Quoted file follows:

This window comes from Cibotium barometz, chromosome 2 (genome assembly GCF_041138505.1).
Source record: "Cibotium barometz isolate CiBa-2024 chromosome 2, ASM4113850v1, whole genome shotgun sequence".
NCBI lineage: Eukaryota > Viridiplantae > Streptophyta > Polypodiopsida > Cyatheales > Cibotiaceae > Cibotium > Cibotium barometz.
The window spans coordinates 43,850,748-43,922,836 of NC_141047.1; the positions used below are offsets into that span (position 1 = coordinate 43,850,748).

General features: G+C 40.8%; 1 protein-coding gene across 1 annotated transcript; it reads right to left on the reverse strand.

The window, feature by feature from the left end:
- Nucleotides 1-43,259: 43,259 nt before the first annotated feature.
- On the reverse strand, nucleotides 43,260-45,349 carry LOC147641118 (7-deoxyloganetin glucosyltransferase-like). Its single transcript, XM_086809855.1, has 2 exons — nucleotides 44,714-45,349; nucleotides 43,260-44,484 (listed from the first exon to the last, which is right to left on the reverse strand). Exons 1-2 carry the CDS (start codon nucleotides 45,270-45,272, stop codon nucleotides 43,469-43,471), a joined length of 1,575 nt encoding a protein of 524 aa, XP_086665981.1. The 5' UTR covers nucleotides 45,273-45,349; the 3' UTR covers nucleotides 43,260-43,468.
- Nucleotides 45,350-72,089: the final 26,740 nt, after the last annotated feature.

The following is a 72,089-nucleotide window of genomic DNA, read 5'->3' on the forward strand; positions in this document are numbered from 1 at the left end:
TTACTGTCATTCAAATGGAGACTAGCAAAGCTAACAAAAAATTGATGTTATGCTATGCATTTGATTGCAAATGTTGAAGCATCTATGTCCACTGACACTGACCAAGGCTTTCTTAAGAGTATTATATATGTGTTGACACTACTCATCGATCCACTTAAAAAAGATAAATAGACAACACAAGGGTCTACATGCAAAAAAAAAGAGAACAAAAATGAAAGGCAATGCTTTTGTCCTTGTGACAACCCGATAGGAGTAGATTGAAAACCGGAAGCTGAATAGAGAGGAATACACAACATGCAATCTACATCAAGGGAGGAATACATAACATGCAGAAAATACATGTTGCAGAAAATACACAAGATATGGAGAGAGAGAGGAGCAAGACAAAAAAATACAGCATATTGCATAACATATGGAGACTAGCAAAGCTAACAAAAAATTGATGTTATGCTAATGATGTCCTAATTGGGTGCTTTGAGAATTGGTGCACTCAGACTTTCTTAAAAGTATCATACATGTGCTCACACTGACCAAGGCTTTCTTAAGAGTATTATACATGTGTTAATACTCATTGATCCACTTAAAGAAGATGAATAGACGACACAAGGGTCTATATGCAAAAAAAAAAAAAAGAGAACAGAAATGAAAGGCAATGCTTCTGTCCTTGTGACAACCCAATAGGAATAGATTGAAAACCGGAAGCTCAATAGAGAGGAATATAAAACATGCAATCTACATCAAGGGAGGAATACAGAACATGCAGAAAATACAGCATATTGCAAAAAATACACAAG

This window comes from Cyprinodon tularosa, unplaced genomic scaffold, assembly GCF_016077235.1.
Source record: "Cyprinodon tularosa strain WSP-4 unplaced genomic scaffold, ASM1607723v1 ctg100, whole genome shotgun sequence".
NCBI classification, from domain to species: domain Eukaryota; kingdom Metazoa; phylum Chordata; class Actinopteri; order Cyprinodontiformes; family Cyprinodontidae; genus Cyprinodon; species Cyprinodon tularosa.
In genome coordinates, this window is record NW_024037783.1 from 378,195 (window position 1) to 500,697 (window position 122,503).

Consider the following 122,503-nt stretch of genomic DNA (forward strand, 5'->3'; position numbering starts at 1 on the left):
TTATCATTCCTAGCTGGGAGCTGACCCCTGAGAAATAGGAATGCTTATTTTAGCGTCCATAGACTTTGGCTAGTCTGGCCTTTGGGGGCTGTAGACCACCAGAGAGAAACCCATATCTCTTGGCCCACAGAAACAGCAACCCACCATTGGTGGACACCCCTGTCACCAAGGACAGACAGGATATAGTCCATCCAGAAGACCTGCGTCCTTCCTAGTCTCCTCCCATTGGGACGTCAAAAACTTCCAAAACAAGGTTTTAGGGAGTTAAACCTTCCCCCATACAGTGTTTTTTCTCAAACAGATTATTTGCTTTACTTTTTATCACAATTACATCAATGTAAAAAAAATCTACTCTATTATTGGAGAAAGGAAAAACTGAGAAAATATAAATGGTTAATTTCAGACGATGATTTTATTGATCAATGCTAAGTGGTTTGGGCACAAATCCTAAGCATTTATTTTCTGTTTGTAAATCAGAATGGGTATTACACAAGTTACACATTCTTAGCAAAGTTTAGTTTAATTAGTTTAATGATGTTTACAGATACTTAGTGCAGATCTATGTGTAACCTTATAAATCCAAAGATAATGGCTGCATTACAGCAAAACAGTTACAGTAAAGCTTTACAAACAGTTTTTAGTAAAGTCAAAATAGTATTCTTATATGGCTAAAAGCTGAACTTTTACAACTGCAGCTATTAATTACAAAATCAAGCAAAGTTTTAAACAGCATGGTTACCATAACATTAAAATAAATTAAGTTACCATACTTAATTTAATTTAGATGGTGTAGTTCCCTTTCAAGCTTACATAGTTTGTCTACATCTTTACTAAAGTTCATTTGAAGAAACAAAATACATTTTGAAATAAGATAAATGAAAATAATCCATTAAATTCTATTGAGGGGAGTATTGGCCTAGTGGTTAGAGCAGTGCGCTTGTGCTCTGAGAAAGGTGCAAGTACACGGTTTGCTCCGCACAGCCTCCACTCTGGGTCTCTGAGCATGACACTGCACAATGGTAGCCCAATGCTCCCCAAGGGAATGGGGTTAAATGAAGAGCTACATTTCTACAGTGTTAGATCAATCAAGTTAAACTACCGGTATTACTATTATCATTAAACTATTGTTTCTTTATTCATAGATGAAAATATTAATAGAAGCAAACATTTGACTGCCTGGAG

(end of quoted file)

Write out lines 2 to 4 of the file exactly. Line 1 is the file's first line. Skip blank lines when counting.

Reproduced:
Source record: "Cibotium barometz isolate CiBa-2024 chromosome 2, ASM4113850v1, whole genome shotgun sequence".
NCBI lineage: Eukaryota > Viridiplantae > Streptophyta > Polypodiopsida > Cyatheales > Cibotiaceae > Cibotium > Cibotium barometz.
The window spans coordinates 43,850,748-43,922,836 of NC_141047.1; the positions used below are offsets into that span (position 1 = coordinate 43,850,748).